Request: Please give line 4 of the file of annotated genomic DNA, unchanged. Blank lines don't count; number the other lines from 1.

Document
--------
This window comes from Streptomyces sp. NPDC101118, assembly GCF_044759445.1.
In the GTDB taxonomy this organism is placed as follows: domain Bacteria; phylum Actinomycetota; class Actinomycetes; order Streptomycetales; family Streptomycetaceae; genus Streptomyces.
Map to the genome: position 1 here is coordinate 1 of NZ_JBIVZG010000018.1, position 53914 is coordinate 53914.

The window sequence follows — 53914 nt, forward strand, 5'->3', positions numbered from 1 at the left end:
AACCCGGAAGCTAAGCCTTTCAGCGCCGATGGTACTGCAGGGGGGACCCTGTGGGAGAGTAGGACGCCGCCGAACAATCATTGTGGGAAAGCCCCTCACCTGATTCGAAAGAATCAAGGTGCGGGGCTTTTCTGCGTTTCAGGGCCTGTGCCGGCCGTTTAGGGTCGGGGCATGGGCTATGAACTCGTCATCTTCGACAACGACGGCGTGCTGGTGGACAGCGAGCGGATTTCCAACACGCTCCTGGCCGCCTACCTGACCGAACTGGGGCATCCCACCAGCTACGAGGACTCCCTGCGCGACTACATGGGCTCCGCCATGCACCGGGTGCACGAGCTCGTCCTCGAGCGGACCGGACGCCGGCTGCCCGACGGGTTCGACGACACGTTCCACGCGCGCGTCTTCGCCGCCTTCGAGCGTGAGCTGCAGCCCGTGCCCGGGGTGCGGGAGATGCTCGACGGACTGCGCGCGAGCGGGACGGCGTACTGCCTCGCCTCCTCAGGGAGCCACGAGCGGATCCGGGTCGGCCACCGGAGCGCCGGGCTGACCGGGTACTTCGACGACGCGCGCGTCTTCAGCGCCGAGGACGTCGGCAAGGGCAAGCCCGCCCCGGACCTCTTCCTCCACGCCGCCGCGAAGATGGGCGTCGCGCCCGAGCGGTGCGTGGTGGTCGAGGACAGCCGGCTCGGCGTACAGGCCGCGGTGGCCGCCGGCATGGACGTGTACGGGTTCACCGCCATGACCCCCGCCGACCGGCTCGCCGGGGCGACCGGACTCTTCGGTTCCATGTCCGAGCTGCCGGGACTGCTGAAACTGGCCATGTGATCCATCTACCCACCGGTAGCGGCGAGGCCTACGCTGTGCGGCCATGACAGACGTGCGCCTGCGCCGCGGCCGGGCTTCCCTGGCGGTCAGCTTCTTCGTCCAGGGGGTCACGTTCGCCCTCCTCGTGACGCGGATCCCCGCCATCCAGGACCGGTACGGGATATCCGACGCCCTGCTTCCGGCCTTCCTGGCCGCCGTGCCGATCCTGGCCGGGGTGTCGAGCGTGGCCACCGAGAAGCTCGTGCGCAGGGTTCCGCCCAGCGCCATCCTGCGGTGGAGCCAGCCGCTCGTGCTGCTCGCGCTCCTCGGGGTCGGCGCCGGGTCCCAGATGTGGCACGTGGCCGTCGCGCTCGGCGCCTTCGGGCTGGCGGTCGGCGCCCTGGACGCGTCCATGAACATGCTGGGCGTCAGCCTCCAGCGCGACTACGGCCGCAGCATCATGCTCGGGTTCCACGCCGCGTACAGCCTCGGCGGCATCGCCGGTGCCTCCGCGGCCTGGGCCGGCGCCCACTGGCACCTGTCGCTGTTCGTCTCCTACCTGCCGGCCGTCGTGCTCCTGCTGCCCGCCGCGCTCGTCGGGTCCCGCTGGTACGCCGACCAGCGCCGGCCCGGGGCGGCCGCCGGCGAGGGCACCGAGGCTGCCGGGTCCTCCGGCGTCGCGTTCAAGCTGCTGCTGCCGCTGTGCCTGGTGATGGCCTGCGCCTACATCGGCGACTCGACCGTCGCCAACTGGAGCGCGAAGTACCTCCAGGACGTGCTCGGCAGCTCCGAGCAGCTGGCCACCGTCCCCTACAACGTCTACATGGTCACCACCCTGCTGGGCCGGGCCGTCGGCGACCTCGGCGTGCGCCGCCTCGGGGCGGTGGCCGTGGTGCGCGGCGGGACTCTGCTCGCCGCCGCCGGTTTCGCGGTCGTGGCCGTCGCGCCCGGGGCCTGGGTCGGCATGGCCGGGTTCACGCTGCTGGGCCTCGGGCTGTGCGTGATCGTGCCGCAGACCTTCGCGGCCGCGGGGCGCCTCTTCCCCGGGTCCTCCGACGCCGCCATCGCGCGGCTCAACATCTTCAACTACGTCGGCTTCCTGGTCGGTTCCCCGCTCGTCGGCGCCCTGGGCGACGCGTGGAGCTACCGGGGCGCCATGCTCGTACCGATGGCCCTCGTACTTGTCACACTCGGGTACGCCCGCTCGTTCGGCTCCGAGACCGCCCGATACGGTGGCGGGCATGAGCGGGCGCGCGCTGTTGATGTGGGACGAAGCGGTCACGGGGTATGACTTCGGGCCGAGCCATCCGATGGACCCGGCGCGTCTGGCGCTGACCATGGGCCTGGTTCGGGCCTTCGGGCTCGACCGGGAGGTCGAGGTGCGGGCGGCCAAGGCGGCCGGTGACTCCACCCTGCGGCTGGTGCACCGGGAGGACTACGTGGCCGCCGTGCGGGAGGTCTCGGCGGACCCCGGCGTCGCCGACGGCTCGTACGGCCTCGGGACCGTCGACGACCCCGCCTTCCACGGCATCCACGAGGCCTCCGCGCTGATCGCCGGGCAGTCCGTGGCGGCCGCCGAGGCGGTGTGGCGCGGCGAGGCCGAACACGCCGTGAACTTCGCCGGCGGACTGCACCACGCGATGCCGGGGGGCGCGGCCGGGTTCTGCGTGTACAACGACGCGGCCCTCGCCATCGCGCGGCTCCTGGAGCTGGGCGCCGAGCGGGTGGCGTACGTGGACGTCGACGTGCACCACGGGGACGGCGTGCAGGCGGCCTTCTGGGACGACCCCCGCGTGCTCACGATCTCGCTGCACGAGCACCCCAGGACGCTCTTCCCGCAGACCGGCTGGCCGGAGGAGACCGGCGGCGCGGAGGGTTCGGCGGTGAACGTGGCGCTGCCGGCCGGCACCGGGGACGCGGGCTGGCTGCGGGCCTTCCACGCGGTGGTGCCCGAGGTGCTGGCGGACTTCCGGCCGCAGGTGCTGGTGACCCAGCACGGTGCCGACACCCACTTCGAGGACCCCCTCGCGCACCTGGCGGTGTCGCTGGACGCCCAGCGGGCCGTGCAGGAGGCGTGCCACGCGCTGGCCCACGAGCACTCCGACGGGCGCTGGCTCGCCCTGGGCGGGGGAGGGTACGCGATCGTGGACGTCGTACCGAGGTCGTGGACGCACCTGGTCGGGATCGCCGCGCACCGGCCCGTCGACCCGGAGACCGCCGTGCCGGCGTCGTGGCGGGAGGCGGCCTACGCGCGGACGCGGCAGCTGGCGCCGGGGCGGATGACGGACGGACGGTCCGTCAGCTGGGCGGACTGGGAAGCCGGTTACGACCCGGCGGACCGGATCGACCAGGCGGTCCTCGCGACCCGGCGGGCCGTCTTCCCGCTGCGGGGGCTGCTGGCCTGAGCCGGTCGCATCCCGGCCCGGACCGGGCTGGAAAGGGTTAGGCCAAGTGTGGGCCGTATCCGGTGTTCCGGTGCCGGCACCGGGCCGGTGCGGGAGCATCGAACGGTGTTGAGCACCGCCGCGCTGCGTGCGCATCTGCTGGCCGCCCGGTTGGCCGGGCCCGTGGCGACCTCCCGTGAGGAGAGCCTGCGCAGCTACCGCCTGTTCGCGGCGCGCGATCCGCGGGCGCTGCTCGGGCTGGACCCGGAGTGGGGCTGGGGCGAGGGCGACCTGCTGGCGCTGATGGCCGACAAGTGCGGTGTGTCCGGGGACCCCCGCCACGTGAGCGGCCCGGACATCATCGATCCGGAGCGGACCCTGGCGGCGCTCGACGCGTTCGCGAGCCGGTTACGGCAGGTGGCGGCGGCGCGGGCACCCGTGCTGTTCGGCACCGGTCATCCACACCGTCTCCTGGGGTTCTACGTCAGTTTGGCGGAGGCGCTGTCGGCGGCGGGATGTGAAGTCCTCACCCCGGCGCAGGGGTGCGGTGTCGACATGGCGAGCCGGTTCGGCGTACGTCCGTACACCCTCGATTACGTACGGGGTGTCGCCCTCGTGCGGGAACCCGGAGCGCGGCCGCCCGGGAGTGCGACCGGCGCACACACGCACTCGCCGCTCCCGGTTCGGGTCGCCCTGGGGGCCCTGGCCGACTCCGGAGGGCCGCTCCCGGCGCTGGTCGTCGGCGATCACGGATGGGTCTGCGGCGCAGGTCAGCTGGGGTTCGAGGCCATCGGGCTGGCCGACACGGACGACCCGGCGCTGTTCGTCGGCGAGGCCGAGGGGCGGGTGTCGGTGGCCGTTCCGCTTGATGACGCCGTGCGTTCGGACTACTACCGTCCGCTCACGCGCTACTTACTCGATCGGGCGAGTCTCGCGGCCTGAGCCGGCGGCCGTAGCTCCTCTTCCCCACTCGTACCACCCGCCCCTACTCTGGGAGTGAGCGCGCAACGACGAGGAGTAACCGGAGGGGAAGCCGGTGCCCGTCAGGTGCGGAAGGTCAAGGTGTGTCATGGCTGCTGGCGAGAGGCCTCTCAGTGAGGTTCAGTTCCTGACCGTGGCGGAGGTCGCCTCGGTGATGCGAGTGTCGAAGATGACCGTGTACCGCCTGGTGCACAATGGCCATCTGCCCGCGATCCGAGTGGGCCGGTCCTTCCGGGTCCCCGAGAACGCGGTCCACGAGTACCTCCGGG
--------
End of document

The window sequence follows — 53914 nt, forward strand, 5'->3', positions numbered from 1 at the left end: